[linux-lvm] Can't mount LVM RAID5 drives

Ryan Davis rrdavis at ucdavis.edu
Thu Apr 10 15:35:30 UTC 2014

Thank you so much for the help.  I will work through your pipeline but first want to try to back some of the data up.  I have about 80% backed up from a week or so ago.  How would one go about backing it up without being able to mount this.  Sorry if that is dumb question.  

Thank you again for figuring this out.


Peter Rajnoha <prajnoha at redhat.com> wrote:

>On 04/09/2014 06:07 PM, Ryan Davis wrote:
>> Thanks for explaining some of the aspects of LVs.  Used them for years
>> but it's not until they break that I started reading more into it.
>> Here is the block device size of scdc1:
>> [root at hobbes ~]# blockdev --getsz /dev/sdc1
>> 7812441596
>> Here is the output of pvs -o pv_all /dev/sdc1
>> Fmt PV UUID DevSize PV PMdaFree PMdaSize 1st PE PSize PFree Used Attr PE
>> Alloc PV Tags #PMda #PMdaUse lvm2 8D67bX-xg4s-QRy1-4E8n-XfiR-0C2r-Oi1Blf
>> 3.64T /dev/sdc1 92.50K 188.00K 192.00K 3.64T 0 3.64T a-- 953668 953668 1 1
>So we have 953668 extents, each one having 4MiB, that's 7812448256 sectors
>(512-byte sectors). Then we need to add the PE start value which is 192 KiB,
>which means the original device size during creation of this PV was
>7812448256 + 384 = 7812448640 sectors.
>The difference from the current device size reported is:
>7812441596 - 7812448640 = -7044 sectors
>So the disk drive is about 3.44MiB shorter now for some reason.
>That's why the LV does not fit here.
>I can't tell you why this happened exactly. But that's what the
>sizes show.
>What you can do here to fix this is to resize your filesystem/LV/PV accordingly.
>If we know that it's just one extent, we can do the following:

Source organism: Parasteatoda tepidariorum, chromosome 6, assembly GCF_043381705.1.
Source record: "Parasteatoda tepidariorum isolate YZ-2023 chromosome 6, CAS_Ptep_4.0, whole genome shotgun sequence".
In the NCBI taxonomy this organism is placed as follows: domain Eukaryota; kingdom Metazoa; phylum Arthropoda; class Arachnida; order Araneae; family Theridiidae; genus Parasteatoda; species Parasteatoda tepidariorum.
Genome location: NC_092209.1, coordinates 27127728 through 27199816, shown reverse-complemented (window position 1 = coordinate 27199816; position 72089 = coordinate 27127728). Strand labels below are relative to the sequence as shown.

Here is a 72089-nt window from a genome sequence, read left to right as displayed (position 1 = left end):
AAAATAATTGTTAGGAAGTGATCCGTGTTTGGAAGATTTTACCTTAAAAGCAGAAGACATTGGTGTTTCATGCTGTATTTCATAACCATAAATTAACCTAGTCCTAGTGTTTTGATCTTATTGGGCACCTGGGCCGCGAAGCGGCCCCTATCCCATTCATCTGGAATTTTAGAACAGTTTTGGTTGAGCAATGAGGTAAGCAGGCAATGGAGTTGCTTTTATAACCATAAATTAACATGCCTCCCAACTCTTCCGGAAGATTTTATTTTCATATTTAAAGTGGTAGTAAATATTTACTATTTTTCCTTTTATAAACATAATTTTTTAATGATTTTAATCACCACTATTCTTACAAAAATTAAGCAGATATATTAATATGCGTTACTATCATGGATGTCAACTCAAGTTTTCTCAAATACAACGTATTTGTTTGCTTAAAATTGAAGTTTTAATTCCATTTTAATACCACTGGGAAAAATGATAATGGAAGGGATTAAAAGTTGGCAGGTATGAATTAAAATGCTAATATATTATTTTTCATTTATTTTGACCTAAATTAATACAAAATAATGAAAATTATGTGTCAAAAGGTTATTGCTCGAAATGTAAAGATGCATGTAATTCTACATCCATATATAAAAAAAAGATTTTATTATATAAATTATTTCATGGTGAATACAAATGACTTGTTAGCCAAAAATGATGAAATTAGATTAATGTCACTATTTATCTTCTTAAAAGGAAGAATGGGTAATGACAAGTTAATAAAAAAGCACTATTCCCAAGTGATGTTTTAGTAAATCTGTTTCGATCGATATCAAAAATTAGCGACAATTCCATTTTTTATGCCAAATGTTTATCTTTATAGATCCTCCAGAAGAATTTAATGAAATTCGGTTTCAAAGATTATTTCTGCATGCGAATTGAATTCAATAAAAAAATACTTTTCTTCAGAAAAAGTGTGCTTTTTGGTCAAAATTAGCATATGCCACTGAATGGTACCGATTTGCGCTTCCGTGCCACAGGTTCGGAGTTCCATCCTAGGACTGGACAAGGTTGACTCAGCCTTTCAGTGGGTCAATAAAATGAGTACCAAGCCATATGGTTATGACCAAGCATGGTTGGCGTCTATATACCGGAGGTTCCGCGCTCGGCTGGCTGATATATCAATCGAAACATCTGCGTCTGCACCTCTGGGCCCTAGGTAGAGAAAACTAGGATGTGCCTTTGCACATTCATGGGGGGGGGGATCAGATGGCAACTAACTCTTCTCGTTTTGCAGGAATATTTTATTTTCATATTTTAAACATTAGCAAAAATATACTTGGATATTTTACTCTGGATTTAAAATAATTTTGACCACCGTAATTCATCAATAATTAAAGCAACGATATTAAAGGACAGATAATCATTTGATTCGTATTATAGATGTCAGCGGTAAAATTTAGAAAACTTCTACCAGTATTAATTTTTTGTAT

>- if it's possible, do a backup of the disk content!!!
>- double check it's really /dev/sdc1 still as during reboots,
>  it can be assigned a different name by kernel 
>1. you can check which LV is mapped onto the PV by issuing
>  pvdisplay --maps /dev/sdc1
>2. then deactivate one LV found on that PV (if there are more LVs mapped
>   on the PV, choose the LV that is mapped at the end of the disk since
>   it's more probable that the disk is shorter at the end when compared
>   to original size)
>  lvchange -an <the_LV_found_on_the_PV>
>3. then reduce the LV size by one extent (1 should be enough since the
>   PV is shorter with 3.44 MiB) *also* with resizing the filesystem
>   that's on the LV!!! (this is the "-f" option for the lvreduce, it's
>   very important!!!)
>   lvreduce -f -l -1 <the_LV_found_on_the_PV>
>4. then make the PV size in sync with actual device size with calling:
>   pvresize /dev/sdc1
>5. now activate the LVs you deactivated in step 2.
>   lvchange -ay <the_LVs_found_on_the_PV>   
>Note that this will only work if it's possible to resize the filesystem
>and the LV data are not fully allocated! (in which case you probably
>lost some data already)
>Take this as a hint only and be very very careful when doing this
>as you may lose data when this is done incorrectly!
>I'm not taking responsibility for any data loss.
>If you have any more questions, feel free to ask.

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